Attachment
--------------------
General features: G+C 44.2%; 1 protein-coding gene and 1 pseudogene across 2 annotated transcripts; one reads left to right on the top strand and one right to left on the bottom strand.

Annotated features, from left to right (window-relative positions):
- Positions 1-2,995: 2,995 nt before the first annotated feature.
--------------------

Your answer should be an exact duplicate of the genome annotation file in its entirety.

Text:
General features: G+C 44.2%; 1 protein-coding gene and 1 pseudogene across 2 annotated transcripts; one reads left to right on the top strand and one right to left on the bottom strand.

Annotated features, from left to right (window-relative positions):
- Positions 1-2,995: 2,995 nt before the first annotated feature.